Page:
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Diabetes. 1996 Jun;45(6):812-7.

Genetic absence of gamma-interferon delays but does not prevent diabetes in NOD mice.

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Department of Molecular Biology, Genentech, South San Francisco, California, USA.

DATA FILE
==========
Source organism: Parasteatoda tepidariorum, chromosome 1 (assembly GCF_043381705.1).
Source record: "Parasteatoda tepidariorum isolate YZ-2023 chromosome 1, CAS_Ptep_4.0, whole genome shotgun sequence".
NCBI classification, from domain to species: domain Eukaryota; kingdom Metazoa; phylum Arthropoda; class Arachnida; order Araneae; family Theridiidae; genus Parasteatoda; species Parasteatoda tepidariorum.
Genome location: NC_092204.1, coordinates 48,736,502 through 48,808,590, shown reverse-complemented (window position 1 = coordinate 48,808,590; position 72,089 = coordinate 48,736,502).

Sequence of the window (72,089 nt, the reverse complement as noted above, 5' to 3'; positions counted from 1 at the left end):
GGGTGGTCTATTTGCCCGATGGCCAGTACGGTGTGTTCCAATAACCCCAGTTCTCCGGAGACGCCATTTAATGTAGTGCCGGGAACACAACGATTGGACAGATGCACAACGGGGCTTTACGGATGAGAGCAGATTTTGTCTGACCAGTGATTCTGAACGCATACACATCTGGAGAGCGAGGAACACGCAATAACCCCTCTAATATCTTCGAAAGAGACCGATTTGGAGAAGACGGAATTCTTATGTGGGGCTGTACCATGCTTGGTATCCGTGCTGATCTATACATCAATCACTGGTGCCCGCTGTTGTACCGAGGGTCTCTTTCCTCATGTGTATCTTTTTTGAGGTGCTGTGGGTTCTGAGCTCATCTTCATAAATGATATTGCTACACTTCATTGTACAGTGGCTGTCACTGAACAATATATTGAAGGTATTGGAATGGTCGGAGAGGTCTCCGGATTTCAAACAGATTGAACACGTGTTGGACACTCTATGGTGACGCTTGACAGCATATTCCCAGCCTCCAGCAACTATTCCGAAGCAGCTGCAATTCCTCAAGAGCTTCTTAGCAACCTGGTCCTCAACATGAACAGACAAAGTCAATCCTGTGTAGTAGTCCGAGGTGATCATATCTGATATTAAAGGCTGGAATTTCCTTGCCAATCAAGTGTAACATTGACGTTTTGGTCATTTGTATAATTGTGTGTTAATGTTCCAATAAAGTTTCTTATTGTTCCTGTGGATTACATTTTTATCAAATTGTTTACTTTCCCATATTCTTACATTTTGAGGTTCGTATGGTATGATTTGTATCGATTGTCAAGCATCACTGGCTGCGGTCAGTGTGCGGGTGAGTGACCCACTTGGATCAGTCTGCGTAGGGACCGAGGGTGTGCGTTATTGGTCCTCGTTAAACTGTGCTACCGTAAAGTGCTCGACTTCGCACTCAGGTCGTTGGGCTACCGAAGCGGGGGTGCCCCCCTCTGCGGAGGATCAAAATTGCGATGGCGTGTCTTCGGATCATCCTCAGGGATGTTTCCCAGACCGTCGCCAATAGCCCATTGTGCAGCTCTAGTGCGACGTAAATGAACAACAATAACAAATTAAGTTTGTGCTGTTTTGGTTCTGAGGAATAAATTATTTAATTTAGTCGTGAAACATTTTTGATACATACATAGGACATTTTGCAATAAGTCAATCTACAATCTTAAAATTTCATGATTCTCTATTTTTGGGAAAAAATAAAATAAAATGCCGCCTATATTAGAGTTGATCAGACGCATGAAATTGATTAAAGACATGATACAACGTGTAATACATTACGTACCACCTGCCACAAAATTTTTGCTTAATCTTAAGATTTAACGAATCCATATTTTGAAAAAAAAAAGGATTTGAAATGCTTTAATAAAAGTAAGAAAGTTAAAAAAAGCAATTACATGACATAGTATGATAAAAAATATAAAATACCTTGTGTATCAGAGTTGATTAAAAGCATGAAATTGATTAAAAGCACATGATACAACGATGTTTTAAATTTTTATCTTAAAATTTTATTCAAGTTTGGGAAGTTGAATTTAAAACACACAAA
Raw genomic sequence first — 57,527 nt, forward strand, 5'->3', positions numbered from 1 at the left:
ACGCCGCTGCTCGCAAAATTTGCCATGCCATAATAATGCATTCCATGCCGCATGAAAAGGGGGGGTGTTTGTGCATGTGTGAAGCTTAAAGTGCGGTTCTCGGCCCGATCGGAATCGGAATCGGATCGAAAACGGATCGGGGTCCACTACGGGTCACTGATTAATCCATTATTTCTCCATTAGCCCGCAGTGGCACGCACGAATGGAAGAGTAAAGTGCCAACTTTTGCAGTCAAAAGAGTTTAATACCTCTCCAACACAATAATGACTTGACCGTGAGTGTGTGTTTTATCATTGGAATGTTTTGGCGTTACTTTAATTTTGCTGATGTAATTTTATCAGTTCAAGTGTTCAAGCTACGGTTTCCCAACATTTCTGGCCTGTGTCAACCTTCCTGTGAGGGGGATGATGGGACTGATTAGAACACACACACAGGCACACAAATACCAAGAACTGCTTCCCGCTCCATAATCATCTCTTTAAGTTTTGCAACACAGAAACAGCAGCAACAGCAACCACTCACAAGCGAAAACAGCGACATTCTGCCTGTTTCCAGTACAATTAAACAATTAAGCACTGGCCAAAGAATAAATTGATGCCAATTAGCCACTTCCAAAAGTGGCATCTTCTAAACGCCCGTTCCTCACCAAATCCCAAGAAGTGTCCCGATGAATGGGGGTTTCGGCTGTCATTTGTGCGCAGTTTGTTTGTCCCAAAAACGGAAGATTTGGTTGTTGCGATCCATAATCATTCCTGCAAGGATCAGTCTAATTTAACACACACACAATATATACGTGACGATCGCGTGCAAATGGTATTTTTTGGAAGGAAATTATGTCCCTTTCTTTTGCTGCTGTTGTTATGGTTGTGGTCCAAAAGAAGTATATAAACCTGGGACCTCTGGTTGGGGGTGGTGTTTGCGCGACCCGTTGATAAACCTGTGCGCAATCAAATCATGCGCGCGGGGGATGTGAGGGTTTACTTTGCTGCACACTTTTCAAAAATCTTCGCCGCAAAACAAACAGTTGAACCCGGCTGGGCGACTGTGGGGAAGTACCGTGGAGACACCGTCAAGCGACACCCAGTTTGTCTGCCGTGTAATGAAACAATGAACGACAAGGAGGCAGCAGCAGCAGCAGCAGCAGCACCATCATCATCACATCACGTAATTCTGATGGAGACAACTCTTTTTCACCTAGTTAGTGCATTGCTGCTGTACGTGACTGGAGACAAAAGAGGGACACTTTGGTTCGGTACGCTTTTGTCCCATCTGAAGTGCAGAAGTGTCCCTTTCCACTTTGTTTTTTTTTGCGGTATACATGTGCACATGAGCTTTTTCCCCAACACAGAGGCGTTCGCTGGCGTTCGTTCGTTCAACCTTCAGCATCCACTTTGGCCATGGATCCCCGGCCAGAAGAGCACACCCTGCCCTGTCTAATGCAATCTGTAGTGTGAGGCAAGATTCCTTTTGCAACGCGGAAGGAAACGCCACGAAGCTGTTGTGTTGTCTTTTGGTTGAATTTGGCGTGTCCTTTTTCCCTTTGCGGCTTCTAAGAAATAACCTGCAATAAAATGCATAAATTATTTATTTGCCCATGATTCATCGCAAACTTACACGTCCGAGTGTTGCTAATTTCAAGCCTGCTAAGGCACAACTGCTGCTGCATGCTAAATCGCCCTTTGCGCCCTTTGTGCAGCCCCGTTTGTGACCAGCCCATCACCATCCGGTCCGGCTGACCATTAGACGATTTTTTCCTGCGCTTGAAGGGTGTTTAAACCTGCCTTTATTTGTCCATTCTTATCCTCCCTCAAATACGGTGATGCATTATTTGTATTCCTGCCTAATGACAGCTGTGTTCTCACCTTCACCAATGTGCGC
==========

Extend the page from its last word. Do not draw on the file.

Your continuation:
Cytokines, particularly interferons, may participate in the development of type I diabetes. This involvement could be from direct cytotoxic actions of the interferons on the pancreatic beta-cells or from an indirect influence on the number, activity, or type of inflammatory cells that invade the islets in type I diabetes. To examine directly the role of interferon (IFN)-gamma in a mouse model of type I diabetes, we have introduced an inactivating mutation in the IFN-gamma gene (ifg) into NOD mice. The genetic absence of IFN-gamma does not prevent either insulitis or diabetes in the NOD mice, but it does increase the time to onset. Although it might have been predicted that the absence of IFN-gamma in these mice would lead to an increase in expression of Th2 T-helper cell-related cytokines, we found instead a profound decrease in the expression of two of the characteristic Th2 cytokines, interleukin (IL)-4 and IL-10. We also demonstrate that the splenocytes taken from IFN-gamma-deficient diabetic mice are fully capable of transferring diabetes to naive recipients.

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